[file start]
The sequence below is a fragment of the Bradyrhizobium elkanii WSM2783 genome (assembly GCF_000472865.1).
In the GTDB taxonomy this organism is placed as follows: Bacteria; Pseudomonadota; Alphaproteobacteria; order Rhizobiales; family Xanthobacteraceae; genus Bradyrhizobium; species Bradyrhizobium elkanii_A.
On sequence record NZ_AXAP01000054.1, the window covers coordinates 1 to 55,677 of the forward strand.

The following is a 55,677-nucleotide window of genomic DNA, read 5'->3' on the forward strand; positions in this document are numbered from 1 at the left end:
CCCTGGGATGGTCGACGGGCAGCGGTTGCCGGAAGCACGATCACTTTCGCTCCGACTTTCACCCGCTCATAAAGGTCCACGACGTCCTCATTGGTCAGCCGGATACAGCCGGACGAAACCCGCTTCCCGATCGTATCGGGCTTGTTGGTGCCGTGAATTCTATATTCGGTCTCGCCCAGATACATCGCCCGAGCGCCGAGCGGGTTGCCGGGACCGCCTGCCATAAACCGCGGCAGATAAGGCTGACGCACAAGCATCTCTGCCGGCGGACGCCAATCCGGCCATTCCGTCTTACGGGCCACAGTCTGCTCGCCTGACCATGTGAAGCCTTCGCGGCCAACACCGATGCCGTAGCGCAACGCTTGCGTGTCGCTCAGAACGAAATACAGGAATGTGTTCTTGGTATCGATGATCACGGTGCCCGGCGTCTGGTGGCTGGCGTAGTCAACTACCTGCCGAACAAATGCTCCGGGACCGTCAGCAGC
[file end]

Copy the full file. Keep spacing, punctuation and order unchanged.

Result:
The sequence below is a fragment of the Bradyrhizobium elkanii WSM2783 genome (assembly GCF_000472865.1).
In the GTDB taxonomy this organism is placed as follows: Bacteria; Pseudomonadota; Alphaproteobacteria; order Rhizobiales; family Xanthobacteraceae; genus Bradyrhizobium; species Bradyrhizobium elkanii_A.
On sequence record NZ_AXAP01000054.1, the window covers coordinates 1 to 55,677 of the forward strand.

The following is a 55,677-nucleotide window of genomic DNA, read 5'->3' on the forward strand; positions in this document are numbered from 1 at the left end:
CCCTGGGATGGTCGACGGGCAGCGGTTGCCGGAAGCACGATCACTTTCGCTCCGACTTTCACCCGCTCATAAAGGTCCACGACGTCCTCATTGGTCAGCCGGATACAGCCGGACGAAACCCGCTTCCCGATCGTATCGGGCTTGTTGGTGCCGTGAATTCTATATTCGGTCTCGCCCAGATACATCGCCCGAGCGCCGAGCGGGTTGCCGGGACCGCCTGCCATAAACCGCGGCAGATAAGGCTGACGCACAAGCATCTCTGCCGGCGGACGCCAATCCGGCCATTCCGTCTTACGGGCCACAGTCTGCTCGCCTGACCATGTGAAGCCTTCGCGGCCAACACCGATGCCGTAGCGCAACGCTTGCGTGTCGCTCAGAACGAAATACAGGAATGTGTTCTTGGTATCGATGATCACGGTGCCCGGCGTCTGGTGGCTGGCGTAGTCAACTACCTGCCGAACAAATGCTCCGGGACCGTCAGCAGC